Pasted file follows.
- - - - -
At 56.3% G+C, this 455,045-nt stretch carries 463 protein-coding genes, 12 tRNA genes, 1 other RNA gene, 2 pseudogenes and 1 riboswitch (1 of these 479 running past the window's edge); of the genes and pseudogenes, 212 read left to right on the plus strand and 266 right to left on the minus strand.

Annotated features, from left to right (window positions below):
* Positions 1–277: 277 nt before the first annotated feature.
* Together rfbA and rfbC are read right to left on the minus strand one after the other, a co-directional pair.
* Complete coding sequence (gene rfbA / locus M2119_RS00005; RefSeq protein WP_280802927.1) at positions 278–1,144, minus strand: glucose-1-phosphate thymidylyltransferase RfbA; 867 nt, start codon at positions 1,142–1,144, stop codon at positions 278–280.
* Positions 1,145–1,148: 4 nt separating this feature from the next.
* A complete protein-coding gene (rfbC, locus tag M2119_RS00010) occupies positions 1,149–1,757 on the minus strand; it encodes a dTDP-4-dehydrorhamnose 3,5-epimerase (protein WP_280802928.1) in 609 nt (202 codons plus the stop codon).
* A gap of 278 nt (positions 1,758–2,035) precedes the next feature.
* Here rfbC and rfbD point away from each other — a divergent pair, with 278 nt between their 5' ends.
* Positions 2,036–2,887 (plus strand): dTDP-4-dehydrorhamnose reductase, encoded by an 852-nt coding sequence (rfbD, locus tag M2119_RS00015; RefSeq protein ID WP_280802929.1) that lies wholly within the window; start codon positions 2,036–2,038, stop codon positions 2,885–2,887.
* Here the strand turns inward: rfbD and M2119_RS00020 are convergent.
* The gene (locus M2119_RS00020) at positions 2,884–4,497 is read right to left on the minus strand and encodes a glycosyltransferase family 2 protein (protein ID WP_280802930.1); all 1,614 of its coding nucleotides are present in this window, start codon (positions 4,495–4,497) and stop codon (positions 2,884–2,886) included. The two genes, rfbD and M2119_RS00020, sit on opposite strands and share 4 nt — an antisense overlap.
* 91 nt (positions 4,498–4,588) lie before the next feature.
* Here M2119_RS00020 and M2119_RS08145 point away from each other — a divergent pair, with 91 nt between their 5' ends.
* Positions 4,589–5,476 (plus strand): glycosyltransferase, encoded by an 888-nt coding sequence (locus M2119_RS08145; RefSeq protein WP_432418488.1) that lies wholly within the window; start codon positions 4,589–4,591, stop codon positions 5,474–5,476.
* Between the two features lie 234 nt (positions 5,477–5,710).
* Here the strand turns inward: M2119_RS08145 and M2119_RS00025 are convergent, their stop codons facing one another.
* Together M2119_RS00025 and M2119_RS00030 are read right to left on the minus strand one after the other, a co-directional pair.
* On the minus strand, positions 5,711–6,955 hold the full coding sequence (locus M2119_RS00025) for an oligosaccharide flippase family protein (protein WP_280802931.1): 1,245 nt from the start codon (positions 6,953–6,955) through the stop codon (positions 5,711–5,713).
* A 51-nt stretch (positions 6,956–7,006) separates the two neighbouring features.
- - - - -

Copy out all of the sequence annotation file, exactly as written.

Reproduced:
At 56.3% G+C, this 455,045-nt stretch carries 463 protein-coding genes, 12 tRNA genes, 1 other RNA gene, 2 pseudogenes and 1 riboswitch (1 of these 479 running past the window's edge); of the genes and pseudogenes, 212 read left to right on the plus strand and 266 right to left on the minus strand.

Annotated features, from left to right (window positions below):
* Positions 1–277: 277 nt before the first annotated feature.
* Together rfbA and rfbC are read right to left on the minus strand one after the other, a co-directional pair.
* Complete coding sequence (gene rfbA / locus M2119_RS00005; RefSeq protein WP_280802927.1) at positions 278–1,144, minus strand: glucose-1-phosphate thymidylyltransferase RfbA; 867 nt, start codon at positions 1,142–1,144, stop codon at positions 278–280.
* Positions 1,145–1,148: 4 nt separating this feature from the next.
* A complete protein-coding gene (rfbC, locus tag M2119_RS00010) occupies positions 1,149–1,757 on the minus strand; it encodes a dTDP-4-dehydrorhamnose 3,5-epimerase (protein WP_280802928.1) in 609 nt (202 codons plus the stop codon).
* A gap of 278 nt (positions 1,758–2,035) precedes the next feature.
* Here rfbC and rfbD point away from each other — a divergent pair, with 278 nt between their 5' ends.
* Positions 2,036–2,887 (plus strand): dTDP-4-dehydrorhamnose reductase, encoded by an 852-nt coding sequence (rfbD, locus tag M2119_RS00015; RefSeq protein ID WP_280802929.1) that lies wholly within the window; start codon positions 2,036–2,038, stop codon positions 2,885–2,887.
* Here the strand turns inward: rfbD and M2119_RS00020 are convergent.
* The gene (locus M2119_RS00020) at positions 2,884–4,497 is read right to left on the minus strand and encodes a glycosyltransferase family 2 protein (protein ID WP_280802930.1); all 1,614 of its coding nucleotides are present in this window, start codon (positions 4,495–4,497) and stop codon (positions 2,884–2,886) included. The two genes, rfbD and M2119_RS00020, sit on opposite strands and share 4 nt — an antisense overlap.
* 91 nt (positions 4,498–4,588) lie before the next feature.
* Here M2119_RS00020 and M2119_RS08145 point away from each other — a divergent pair, with 91 nt between their 5' ends.
* Positions 4,589–5,476 (plus strand): glycosyltransferase, encoded by an 888-nt coding sequence (locus M2119_RS08145; RefSeq protein WP_432418488.1) that lies wholly within the window; start codon positions 4,589–4,591, stop codon positions 5,474–5,476.
* Between the two features lie 234 nt (positions 5,477–5,710).
* Here the strand turns inward: M2119_RS08145 and M2119_RS00025 are convergent, their stop codons facing one another.
* Together M2119_RS00025 and M2119_RS00030 are read right to left on the minus strand one after the other, a co-directional pair.
* On the minus strand, positions 5,711–6,955 hold the full coding sequence (locus M2119_RS00025) for an oligosaccharide flippase family protein (protein WP_280802931.1): 1,245 nt from the start codon (positions 6,953–6,955) through the stop codon (positions 5,711–5,713).
* A 51-nt stretch (positions 6,956–7,006) separates the two neighbouring features.